1 September 2009
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Good morning ladies and gentlemen.
Thank you, Minister Kent, for your kind introduction and for your outstanding work on the international stage as Minister of State for the Americas. Thank you also, Minister Prentice, for getting us started this morning and for the tremendous international leadership you are showing on behalf of Canada as Minister of the Environment, particularly through our Clean Energy Dialogue with the United States. And thank you also for the work you do as Minister responsible for Southern Alberta. Greetings to the distinguished representatives of the Inter-American Development Bank who are with us today. And greetings as well to my fellow Members of Parliament for Calgary, Rob Anders and Devinder Shory. Thank you all for joining us for today’s important announcement.
It’s unfortunate my schedule didn’t allow for this announcement to be made last weekend, during Calgary’s Expo Latino. This increasingly popular cultural event showcasing Hispanic music, food and dance demonstrates the growing size and influence of the Latino community in Canada
As the population grows, so do the commercial, cultural and personal connections between Canada and the 21 countries of Latin America, representing nearly 600 million people. Our Government recognizes that we have important economic, political and security interests throughout the region. That’s why we have made re-engagement in the Americas a major international priority for our country.
Our Americas strategy is based on three primary objectives. First, we seek to strengthen freedom, democracy, human rights and the rule of law, the cornerstones of our global foreign policy. Second, we want to expand investment and trade with our hemispheric neighbours, to create jobs and opportunities for people from Tuktoyaktuk to Tierra del Fuego. Third, we aim to enhance regional stability and security by working with our neighbours to address mutual threats such as illegal drugs, organized crime, pandemics and natural disasters.
I have visited ten of our neighbours in the western hemisphere since becoming Prime Minister. And we have welcomed six national leaders from the Americas on official visits to Canada over the last three and a half years. At the ministerial and consular level, meanwhile, I doubt there has ever been as much interaction between Canada and the countries of our hemisphere.
The result of these efforts has been an unprecedented growth of Canadian-led partnerships and programs throughout the region. I’ll just mention, for example, the leading role of Canadian Forces and RCMP personnel in improving the security situation in the long-suffering nation of Haiti. And in Cuba we’re assisting with tax reforms that will support more private enterprise, in anticipation of the day when that country finally joins the global market. We’re also supporting judicial reform and police training in Jamaica, and CIDA is helping the government of Peru strengthen its public legal defence and human rights programs. And we’re providing more than 500 Canadian scholarships a year for post-secondary students, the future leaders of the Americas.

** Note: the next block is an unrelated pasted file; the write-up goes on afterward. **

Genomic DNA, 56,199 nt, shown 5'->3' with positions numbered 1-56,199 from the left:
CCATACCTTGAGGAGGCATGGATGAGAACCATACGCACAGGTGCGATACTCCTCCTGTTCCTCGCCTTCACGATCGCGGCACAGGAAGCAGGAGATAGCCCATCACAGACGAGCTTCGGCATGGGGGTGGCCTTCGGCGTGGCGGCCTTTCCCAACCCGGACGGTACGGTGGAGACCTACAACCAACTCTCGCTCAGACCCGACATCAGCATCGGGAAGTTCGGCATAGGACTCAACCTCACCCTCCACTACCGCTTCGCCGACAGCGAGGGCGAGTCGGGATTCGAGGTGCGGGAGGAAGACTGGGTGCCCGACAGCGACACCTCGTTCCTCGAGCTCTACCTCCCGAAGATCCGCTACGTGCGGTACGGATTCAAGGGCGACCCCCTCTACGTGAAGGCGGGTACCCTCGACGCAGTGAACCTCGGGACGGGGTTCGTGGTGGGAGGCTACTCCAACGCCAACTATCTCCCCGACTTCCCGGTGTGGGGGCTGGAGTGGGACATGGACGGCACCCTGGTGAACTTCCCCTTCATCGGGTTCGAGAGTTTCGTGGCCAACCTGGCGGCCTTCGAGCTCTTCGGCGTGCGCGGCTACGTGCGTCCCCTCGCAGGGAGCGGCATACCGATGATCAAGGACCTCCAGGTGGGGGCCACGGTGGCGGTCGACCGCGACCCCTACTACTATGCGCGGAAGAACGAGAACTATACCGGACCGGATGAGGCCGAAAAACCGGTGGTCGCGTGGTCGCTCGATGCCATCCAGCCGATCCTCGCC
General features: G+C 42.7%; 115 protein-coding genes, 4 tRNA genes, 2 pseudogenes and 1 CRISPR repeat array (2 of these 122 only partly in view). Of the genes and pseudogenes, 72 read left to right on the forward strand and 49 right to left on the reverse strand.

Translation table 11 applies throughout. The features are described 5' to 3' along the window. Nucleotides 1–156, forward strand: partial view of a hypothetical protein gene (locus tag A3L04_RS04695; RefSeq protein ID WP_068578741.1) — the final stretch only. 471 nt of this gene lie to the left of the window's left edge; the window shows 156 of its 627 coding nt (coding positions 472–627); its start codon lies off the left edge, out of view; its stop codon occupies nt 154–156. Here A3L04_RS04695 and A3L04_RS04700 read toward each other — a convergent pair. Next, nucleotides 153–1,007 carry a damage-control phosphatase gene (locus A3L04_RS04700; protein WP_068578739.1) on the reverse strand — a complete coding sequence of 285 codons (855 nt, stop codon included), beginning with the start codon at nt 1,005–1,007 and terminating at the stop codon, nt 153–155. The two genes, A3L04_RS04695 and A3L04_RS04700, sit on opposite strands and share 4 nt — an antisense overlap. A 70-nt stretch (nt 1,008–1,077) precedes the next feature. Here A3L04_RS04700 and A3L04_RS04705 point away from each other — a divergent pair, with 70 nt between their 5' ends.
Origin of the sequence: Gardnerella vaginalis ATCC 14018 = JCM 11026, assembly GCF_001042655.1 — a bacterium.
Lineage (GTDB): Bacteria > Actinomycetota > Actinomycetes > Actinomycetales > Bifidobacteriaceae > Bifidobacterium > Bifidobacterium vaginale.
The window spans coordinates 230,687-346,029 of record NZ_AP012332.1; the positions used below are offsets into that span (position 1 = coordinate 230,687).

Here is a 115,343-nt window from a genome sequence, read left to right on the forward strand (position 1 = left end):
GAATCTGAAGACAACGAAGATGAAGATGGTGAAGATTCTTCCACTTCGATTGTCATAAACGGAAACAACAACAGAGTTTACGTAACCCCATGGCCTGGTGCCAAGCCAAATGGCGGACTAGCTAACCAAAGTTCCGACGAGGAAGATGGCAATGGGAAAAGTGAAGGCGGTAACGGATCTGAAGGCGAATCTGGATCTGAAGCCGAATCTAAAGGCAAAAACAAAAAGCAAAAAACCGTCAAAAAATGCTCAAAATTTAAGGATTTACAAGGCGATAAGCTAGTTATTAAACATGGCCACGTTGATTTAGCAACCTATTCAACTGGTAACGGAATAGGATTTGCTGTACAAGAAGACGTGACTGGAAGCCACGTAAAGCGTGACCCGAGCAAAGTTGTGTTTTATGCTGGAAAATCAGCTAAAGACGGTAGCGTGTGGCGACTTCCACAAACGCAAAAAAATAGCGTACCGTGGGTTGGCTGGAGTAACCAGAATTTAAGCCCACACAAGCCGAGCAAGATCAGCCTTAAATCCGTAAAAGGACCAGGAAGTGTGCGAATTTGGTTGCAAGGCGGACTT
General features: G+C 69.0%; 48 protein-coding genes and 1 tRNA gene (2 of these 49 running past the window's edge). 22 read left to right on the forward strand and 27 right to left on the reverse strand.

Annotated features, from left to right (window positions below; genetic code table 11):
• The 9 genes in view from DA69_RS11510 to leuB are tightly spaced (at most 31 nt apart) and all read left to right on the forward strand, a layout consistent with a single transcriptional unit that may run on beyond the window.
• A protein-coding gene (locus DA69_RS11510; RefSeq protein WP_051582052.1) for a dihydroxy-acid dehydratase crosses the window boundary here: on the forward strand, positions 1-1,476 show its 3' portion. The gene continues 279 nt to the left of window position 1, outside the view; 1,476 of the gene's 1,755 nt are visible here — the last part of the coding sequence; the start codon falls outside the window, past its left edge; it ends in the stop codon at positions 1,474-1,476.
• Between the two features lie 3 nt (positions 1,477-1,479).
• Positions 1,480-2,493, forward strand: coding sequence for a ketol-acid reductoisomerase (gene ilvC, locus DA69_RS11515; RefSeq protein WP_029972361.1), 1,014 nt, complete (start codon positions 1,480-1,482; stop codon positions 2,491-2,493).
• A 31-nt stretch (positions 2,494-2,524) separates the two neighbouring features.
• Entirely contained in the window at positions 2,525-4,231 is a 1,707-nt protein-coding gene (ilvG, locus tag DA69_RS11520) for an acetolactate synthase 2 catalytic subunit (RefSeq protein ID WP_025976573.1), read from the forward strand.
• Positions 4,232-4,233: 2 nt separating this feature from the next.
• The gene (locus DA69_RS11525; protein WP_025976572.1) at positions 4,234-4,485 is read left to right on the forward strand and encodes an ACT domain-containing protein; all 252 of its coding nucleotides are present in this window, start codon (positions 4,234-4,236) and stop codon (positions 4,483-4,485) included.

On the economic side, we have signed new free trade agreements with Colombia and Peru, we also recently concluded negotiations with Panama, and we are pursuing trade deals with the Dominican Republic, the Caribbean Community and some of the countries of Central America. Our Government has also stepped up Canada’s involvement in multilateral organizations such as the Organization of American States and the Inter-American Development Bank. In fact, we recently and dramatically made additional funds temporarily available to the Bank, in order to help those of our southern neighbours facing acute credit shortages because of the international financial crisis.
Which brings us to our purpose here today:
For fifty years the Inter-American Development Bank has been arranging multilateral financing that has that fostered economic, social and institutional development throughout Latin America and the Caribbean. And today I am very pleased to announce that the Inter-American Development Bank will hold its 2011 annual meeting right here in Calgary.
It will be the first time in over 20 years that the Bank has held its annual meeting in Canada. The return of the IDB to our country will open doors for all Canadians to do more business in the Americas. And the thousands of international bankers, businesspeople and national leaders who are expected to attend the meeting will provide a significant boost for Calgary’s hospitality industry.
I know my fellow Calgarians will show the IDB delegates the western hospitality for which we are justly renowned. And I predict that once they get a taste of it, and see how serious Canada is about playing a bigger role in the Americas, it won’t be another 20 years before they come back.